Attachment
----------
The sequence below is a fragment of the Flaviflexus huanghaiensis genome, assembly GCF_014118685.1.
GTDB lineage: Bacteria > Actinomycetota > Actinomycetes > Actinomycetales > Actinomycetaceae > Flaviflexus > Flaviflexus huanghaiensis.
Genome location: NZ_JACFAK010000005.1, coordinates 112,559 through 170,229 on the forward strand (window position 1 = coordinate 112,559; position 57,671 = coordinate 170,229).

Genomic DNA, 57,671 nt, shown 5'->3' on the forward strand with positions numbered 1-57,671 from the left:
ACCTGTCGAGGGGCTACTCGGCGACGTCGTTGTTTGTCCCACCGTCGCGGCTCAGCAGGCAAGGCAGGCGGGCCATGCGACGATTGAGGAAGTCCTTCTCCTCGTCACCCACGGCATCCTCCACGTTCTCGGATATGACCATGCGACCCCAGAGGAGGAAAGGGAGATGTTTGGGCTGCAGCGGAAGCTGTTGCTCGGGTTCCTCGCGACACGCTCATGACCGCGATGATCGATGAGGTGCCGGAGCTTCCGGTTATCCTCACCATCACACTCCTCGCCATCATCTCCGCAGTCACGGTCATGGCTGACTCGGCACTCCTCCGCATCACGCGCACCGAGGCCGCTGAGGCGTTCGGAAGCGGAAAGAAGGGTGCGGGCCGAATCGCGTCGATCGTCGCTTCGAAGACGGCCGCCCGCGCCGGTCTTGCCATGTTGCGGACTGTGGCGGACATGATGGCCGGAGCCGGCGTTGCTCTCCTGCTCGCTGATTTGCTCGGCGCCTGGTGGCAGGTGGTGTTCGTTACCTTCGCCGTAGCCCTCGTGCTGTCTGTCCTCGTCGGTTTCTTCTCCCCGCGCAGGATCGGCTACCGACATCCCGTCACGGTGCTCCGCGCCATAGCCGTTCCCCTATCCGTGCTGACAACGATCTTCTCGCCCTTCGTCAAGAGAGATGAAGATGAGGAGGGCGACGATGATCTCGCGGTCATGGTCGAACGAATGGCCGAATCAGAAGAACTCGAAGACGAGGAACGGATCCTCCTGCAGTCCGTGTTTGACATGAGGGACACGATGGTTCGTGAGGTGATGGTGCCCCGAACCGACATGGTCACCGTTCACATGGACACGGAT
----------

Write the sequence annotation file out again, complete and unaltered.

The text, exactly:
The sequence below is a fragment of the Flaviflexus huanghaiensis genome, assembly GCF_014118685.1.
GTDB lineage: Bacteria > Actinomycetota > Actinomycetes > Actinomycetales > Actinomycetaceae > Flaviflexus > Flaviflexus huanghaiensis.
Genome location: NZ_JACFAK010000005.1, coordinates 112,559 through 170,229 on the forward strand (window position 1 = coordinate 112,559; position 57,671 = coordinate 170,229).

Genomic DNA, 57,671 nt, shown 5'->3' on the forward strand with positions numbered 1-57,671 from the left:
ACCTGTCGAGGGGCTACTCGGCGACGTCGTTGTTTGTCCCACCGTCGCGGCTCAGCAGGCAAGGCAGGCGGGCCATGCGACGATTGAGGAAGTCCTTCTCCTCGTCACCCACGGCATCCTCCACGTTCTCGGATATGACCATGCGACCCCAGAGGAGGAAAGGGAGATGTTTGGGCTGCAGCGGAAGCTGTTGCTCGGGTTCCTCGCGACACGCTCATGACCGCGATGATCGATGAGGTGCCGGAGCTTCCGGTTATCCTCACCATCACACTCCTCGCCATCATCTCCGCAGTCACGGTCATGGCTGACTCGGCACTCCTCCGCATCACGCGCACCGAGGCCGCTGAGGCGTTCGGAAGCGGAAAGAAGGGTGCGGGCCGAATCGCGTCGATCGTCGCTTCGAAGACGGCCGCCCGCGCCGGTCTTGCCATGTTGCGGACTGTGGCGGACATGATGGCCGGAGCCGGCGTTGCTCTCCTGCTCGCTGATTTGCTCGGCGCCTGGTGGCAGGTGGTGTTCGTTACCTTCGCCGTAGCCCTCGTGCTGTCTGTCCTCGTCGGTTTCTTCTCCCCGCGCAGGATCGGCTACCGACATCCCGTCACGGTGCTCCGCGCCATAGCCGTTCCCCTATCCGTGCTGACAACGATCTTCTCGCCCTTCGTCAAGAGAGATGAAGATGAGGAGGGCGACGATGATCTCGCGGTCATGGTCGAACGAATGGCCGAATCAGAAGAACTCGAAGACGAGGAACGGATCCTCCTGCAGTCCGTGTTTGACATGAGGGACACGATGGTTCGTGAGGTGATGGTGCCCCGAACCGACATGGTCACCGTTCACATGGACACGGAT